No-fault principle vehicle insurance refers to insurance contracts under which the insured is indemnified for loss by his or her company without establishing who was at fault first. The main aim of this insurance is to reduce the cost of premiums by eliminating the litigation process over the cause of the accident. By introducing an aspect of simplicity motorists can be assured of receiving quick payments for injuries.
As you will realize, this type of insurance does not promise the involved parties, absolute justice as would be the case if they were defendants and plaintiffs in a common law practice. It provides average justice for everyone in motor vehicle accidents. The speedy justice is advantageous especially if you consider the economical angle.
However, it should be noted that the no fault principle does not prevent the victims of vehicle accidents from seeking legal action in a bid to recover extra amounts from the defendant. The ability to sue is generally influenced by the province as well as other conditions. In order for such actions to be fruitful there are certain conditions regarding the case which must be fulfilled. Among other conditions, death, disfigurement and monetary thresholds are the main considerations. In some provinces, you can only sue for economic loss and not pain or suffering.
Although, it helps eliminate delays, when this principle was introduced in some parts of Canada such as Saskatchewan, it was not because of delays but the low percentage of vehicle owners who carried liability insurance covers at the time.
Before you go for this type of insurance cover, there are certain things you should have in mind. First, you should realize that the term no-fault does not mean that you will never be at fault when an accident occurs. Insurance companies have to find someone at-fault fully or partly whenever an accident occurs.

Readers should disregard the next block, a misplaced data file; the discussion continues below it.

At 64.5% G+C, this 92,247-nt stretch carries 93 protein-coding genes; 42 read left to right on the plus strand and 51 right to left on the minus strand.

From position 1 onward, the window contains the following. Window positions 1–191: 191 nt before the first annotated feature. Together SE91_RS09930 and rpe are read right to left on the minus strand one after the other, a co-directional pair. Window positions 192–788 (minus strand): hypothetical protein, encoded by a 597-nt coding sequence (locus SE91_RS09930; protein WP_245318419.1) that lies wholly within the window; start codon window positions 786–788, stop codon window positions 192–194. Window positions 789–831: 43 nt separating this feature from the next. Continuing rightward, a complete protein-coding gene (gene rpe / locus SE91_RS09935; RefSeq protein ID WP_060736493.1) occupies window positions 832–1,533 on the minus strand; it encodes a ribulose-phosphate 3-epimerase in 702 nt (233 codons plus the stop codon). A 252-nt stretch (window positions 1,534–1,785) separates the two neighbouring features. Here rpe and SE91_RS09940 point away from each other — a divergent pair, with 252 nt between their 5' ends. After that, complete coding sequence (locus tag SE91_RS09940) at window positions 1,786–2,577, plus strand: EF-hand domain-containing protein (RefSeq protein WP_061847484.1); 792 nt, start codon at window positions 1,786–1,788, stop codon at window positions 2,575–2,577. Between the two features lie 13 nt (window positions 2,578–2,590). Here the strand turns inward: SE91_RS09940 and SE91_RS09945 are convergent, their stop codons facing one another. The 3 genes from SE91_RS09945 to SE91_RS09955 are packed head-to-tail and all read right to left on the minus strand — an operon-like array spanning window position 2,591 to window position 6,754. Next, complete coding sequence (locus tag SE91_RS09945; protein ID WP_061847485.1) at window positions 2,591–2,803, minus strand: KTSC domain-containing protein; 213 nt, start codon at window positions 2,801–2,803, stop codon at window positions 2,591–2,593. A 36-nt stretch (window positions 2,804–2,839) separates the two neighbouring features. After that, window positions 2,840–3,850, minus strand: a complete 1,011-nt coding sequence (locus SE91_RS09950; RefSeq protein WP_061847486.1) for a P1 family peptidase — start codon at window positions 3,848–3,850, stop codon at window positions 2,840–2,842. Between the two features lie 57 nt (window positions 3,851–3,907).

Another thing you should realize is that when you are found at-fault after the accident has occurred, it is added to your insurance record. The direct effect is increased policy costs as you are now considered a higher risk.
One good thing about no-fault principle vehicle insurance is that the rules are standard when it comes to assigning within a province hence all insurers have to abide by the set standards. The criteria however differ with different provinces. For instance a driver who rear-ends another car on an icy road in Ontario is at fault since Ontario fault determination rules require drivers to take road conditions into consideration.
Finally, the percentage of fault is used to determine the amount of deductible that you have to pay. It is also important to note that although not all provinces have no-fault principle vehicle insurance, all provinces have a degree of no-fault accident benefits coverage. This means compensation for the driver, passengers and pedestrians injured or killed in the accident. Such compensation covers rehabilitation and medical expenses, loss of income due to disability, funeral expenses and death. With this information in mind, you will not longer be confused by the principle behind this type of insurance.